Rockfish, Paper, Scissors

“How might we design reefs and rituals for rockfish that increase habitat and bring local communities into a caring relationship with more-than-human life, in local coastal regions?”

It was the end of November, but it didn’t really matter – Rockfish live in Whytecliff park year round.

Using a research method called bodystorming, we dove deep into their habitat.

We felt the cold, the darkness, the quiet. We saw other species – seagulls, starfish, barnacles mussels.

We saw the structures, rock like slate, smooth faces with jagged edges, stacked over years and years, chance crevices creating perfect hiding spots for rockfish.

Can we really do better than natural reefs?

mussels growing on the dock pillars

Rockfish and…

mussel shell droppings

We took a trip to Porteau Cove, another Rockfish Conservation Area.

Who else is a part of the Rockfish ecosystem?

I wonder what a day in the life of a rockfish is like?


We learned through secondary research that rockfish require small crevices to rest and hide from predators. We saw this during our bodystorming – the jagged, toppled slate in Whytecliff park. In Howe Sound, previous logging booms rendered the ocean topography flat and featureless.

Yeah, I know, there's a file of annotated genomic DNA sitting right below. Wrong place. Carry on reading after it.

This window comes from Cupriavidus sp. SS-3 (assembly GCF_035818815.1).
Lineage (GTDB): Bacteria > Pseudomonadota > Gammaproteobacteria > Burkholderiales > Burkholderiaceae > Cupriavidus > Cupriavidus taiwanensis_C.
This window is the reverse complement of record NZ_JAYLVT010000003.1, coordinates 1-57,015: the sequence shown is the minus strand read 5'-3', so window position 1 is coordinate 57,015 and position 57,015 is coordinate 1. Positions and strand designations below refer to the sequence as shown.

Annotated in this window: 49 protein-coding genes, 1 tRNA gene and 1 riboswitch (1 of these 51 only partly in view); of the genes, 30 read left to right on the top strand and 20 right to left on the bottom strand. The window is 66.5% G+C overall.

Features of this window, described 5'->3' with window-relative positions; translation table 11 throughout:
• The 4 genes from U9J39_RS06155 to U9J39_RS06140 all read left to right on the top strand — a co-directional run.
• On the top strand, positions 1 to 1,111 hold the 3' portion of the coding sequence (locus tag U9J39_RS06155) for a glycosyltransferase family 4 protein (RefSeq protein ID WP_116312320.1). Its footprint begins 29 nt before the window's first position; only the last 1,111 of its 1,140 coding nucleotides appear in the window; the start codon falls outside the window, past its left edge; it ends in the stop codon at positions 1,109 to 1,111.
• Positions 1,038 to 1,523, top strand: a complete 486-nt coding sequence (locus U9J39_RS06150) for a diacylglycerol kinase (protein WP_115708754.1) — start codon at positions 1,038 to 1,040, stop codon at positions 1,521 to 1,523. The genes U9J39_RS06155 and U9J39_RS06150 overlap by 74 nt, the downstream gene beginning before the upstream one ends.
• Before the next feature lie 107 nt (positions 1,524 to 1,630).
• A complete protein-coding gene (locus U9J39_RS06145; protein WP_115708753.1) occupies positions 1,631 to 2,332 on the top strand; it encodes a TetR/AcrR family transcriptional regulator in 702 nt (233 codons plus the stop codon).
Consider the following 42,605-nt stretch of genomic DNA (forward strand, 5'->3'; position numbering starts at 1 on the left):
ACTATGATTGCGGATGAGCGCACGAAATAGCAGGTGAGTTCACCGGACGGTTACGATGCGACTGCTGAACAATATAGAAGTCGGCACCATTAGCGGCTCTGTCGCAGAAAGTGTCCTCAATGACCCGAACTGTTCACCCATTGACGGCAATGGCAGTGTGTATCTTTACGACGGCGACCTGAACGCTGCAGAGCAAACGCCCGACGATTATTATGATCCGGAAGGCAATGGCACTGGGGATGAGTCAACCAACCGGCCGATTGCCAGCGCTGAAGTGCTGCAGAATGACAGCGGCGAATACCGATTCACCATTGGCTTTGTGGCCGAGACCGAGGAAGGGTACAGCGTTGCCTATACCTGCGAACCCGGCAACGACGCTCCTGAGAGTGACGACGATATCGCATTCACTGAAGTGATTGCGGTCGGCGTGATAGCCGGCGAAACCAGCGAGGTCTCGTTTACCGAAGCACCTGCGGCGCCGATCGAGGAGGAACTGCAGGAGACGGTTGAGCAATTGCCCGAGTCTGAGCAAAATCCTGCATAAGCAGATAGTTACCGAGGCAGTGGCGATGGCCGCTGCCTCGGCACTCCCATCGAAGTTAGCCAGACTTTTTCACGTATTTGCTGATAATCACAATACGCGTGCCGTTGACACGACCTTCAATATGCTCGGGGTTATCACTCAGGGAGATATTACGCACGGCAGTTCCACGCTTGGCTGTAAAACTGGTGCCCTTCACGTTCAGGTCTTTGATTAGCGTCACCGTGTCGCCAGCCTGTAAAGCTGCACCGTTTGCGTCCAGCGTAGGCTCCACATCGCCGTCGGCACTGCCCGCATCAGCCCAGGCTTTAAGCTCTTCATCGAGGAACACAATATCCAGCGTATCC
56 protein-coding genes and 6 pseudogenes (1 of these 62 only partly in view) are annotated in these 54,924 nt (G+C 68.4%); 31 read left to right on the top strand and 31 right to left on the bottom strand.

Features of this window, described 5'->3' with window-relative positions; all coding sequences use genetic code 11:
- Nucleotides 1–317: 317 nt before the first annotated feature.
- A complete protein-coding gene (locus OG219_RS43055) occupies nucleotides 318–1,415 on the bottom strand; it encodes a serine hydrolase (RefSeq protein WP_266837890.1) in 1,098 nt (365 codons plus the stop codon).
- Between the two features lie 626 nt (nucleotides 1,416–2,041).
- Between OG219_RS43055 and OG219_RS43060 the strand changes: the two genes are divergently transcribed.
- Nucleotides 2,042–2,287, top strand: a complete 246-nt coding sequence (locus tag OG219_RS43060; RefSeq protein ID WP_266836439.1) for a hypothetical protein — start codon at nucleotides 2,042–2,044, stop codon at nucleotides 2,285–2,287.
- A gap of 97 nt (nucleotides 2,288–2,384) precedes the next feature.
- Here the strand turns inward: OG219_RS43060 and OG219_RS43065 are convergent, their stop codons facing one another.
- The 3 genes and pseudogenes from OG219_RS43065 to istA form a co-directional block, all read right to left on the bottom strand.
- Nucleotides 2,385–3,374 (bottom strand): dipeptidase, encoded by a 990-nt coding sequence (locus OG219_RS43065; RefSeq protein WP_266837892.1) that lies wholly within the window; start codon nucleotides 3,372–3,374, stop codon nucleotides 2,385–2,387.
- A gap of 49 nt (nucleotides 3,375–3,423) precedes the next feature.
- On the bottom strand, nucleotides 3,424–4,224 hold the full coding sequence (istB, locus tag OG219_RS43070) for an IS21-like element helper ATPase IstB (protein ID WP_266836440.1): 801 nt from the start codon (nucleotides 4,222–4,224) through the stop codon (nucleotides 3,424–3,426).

Being cautious of our tendencies towards human imposure, we thought about the best way to foster human care towards the Rockfish ecosystem, while maintaining distance – or intimacy without proximity.

Can we instead foster non-human rituals?

Ecosystems survive through interconnectivity.

Designing for only one species within a web of species negates the value of self-sufficient systems, and imposes new, human-made problems – even when we have the best intentions.


Seagulls are a visible and recognizable member of the Howe Sound ecosystem.

Rockfish benefit from this by feeding off the by-product, and using the shells that have fallen into the ocean as naturally-occurring reef structures.

The end of the dock at Porteau Cove is blocked off from human access and the seagulls have repurposed the unused area as a surface for shell-dropping.

The Sea-to-Sky Co-Habitat Dock is a cement, six-pillar structure inaccessible to and not intended for humans.

The structure affords porous pillars for mussels to grow on, a hard flat surface for seagulls to drop them onto, and an overlapping cement structure that supports natural mussel shell collection and reef growth.

Our intent was to foster the relationships already existing in the rockfish’s ecosystem, allowing the species to naturally flourish. Humans are able to see the dock from the existing visitor dock at Porteau Cove, but our relationship becomes one of reflection of our own contributions to supporting other-than-human life.

Project partner: Zara Huntley

This project was part of an ECUAD 2nd year design course, run by Amanda Huynh, Charlotte Falk, and Zack Camozzi.

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